Decisions

Some people, being asked, “Paper or Plastic?” is a simple question of preference.  But for others it’s a matter of choosing for the sake of the environment.  Think about the choosing process you go through when deciding on a doctor, or a mechanic, or which bank you go to.  The decision is most likely chosen by the results of the outcome you are wanting.  Of course, you must know what outcome you are wanting if this is to be accomplished.  Are we looking to going to a certain mechanic because they will repair your car just enough so you can sell it?  Or are you going to this mechanic because they will fix your car so that you can drive it for miles and miles without having to come back to the garage any time soon. Neither choice is bad, it all depends on the outcome you want.  It’s also important to be aware that you may not use the same mechanic for both types of service, so it’s important to understand what outcome you want, before fully making such a decision.

Every three years, there are changes made in structural building codes.  Through this, it is necessary to come up with alternate ways of thinking and expanding thought processes.  It is also necessary to understand the purpose of the changes so there is no frustration or miscalculation.  At times, owners or contractors get frustrated with what they are building because they can’t just make simple estimations like they have done in the past.
The result of changing codes comes from learning lessons gained from further testing, the increase in certain regulations, and of course at times pressures that come from a political nature.  In any case, following a certain procedure to decipher answers can become more and more complex over time.
Structural engineering is a profession where being exact is not only important when being tested in the classroom, but also out in the actual world.  Because of this, you may find engineers that might take a more conservative position from that of others.  Because structural engineering involves multiple discussions with clients, and a review of multiple codes, to cursorily review the work of another engineer and deem it conservative is simply not realistic.  Consider dealing with an attorney and then having another attorney question everything your attorney has found without having the same intimate conversations with you that your attorney has had.  It would be incongruent to think that an outside attorney knows what’s best for you without really discussing it deeply.  The same can be said here.  Of course, in structural design there are regulations and codes that bind an engineer, but each and every design can be very individualized.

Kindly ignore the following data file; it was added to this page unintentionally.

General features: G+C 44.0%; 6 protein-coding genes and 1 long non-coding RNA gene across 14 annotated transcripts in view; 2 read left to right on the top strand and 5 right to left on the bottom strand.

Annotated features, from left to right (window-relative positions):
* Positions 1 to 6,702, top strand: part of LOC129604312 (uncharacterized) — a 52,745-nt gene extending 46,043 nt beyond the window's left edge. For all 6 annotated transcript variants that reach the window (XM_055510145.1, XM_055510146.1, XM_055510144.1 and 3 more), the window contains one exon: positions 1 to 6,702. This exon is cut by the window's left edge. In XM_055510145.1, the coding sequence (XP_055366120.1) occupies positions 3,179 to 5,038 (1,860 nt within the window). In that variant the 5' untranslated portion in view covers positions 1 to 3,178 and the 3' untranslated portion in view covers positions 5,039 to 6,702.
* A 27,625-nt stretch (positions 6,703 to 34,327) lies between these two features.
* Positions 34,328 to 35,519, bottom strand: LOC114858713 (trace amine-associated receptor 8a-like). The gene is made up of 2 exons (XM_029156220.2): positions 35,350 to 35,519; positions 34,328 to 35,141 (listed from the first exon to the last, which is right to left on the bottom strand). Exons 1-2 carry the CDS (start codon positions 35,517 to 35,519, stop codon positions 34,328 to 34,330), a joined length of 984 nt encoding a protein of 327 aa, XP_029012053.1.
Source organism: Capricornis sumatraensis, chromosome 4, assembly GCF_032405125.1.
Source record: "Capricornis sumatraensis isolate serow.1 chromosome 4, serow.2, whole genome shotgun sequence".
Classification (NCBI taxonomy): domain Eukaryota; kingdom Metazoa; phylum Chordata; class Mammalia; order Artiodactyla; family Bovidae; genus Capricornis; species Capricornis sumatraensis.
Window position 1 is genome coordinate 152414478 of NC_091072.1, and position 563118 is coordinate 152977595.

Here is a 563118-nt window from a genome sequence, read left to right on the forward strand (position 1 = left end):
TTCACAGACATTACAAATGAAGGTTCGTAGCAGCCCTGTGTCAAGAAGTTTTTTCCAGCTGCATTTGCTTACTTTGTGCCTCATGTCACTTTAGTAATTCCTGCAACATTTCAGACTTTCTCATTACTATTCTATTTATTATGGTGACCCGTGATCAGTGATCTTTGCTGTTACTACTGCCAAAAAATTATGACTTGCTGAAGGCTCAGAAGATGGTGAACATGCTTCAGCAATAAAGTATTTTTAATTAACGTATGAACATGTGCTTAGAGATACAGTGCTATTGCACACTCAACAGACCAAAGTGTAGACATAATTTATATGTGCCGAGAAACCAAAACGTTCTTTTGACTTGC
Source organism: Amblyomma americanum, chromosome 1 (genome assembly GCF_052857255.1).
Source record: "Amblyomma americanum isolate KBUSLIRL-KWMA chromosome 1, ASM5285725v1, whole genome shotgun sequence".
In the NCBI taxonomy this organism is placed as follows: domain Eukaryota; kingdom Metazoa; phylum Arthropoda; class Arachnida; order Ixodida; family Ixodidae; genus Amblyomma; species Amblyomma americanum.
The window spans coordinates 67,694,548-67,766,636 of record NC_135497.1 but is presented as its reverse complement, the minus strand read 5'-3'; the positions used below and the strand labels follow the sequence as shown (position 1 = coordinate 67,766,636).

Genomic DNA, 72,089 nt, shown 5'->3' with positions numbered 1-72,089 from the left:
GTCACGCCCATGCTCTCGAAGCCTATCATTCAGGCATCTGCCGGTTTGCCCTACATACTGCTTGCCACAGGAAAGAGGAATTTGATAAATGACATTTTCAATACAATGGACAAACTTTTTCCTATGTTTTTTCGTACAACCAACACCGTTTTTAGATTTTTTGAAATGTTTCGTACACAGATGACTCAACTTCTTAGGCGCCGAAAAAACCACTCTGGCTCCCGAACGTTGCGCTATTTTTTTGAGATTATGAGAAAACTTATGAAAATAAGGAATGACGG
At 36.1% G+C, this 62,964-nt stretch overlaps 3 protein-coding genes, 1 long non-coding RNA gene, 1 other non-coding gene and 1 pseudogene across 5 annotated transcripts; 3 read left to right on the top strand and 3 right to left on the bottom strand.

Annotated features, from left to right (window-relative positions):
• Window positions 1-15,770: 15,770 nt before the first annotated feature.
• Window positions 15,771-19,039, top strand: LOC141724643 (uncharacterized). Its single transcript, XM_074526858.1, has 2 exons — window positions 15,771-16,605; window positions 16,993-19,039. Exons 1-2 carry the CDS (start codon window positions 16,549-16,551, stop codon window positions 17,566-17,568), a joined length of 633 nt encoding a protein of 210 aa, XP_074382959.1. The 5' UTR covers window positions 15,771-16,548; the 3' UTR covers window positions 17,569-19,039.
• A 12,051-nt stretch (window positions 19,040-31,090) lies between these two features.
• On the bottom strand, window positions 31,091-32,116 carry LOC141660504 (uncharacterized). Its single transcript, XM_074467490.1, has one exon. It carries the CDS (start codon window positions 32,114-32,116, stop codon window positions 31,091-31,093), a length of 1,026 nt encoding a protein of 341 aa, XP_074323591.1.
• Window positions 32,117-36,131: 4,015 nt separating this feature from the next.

Our lives consists of the choices we make.  These choices can be very difficult, and others can be pretty basic.  The decisions we come to are generally based on past experience, what our prejudices might be, and sometimes due to our habits.  Paper or Plastic may be more complex than what meets the eye.  Likewise, so is structural engineering.

At PSE we believe we are engineering a better world.

According to the USGS (U.S. Geological Survey), it is estimated that about 607 million Mt (Metric tons) of all construction aggregates have been put through production and shipped off to the U.S. for consumption during the second quarter of this year (2015).   

The USGS has estimated that during the first half of 2015 about 994 Mt was produced for consumption.  Comparing that to the same half year in 2014, this is an increase of 5%.

Comparing with what was used or sold in the second quarter of last year (2014), construction aggregates produced for consumption are estimated to be decreased in 4 of the 9 geographic divisions measured in the second quarter of this year (2015).  Additionally, in twentyfour of the forty three states production for consumption actually increased.  The five states leading in this area are (in ascending order) Ohio, Michigan, Pennsylvania, California, and Texas.

The U.S. Geological Survey estimates that about 360 Mt of crushed stone have been produced and have shipped throughout the United States for consumption during the second quarter of this year (2015).  This is an increase of 5% in comparison to last years second quarter.  The initial estimation for the first half of this year was 589 Mt.  So this year 6% more has been produced.

Global Survey

Timetric’s MIC ( Mining Intelligence Center) recently did a survey of 630 managers of mines throughout the globe and found that there are more mines expecting an increase in South America during the next year, compared to other mining regions throughout the world.

 Those surveyed were requested to lay out any spending changes that are being planned over the coming year, that differ from the previous 12 months.  According to this study, in South America, a greater share of those surveyed have plans to spend more over the next year.   

  The answers offered to those surveyed were, ‘significant reduction, slight reduction, stay the same, slight increase, and significant increase.’  With spending freezes currently taking place around the world in the mining industry, comparing each planned out spending trend throughout the globe provided interesting and varied results.  Sixteen percent of those surveyed in South America stated answered ‘significant increase’ in what they will be spending over the next year.  This was the highest percentage in comparison to any of the other regions like North America with 3%, Europe and Australia with 4%, Asia with 9%, and Africa with 10%.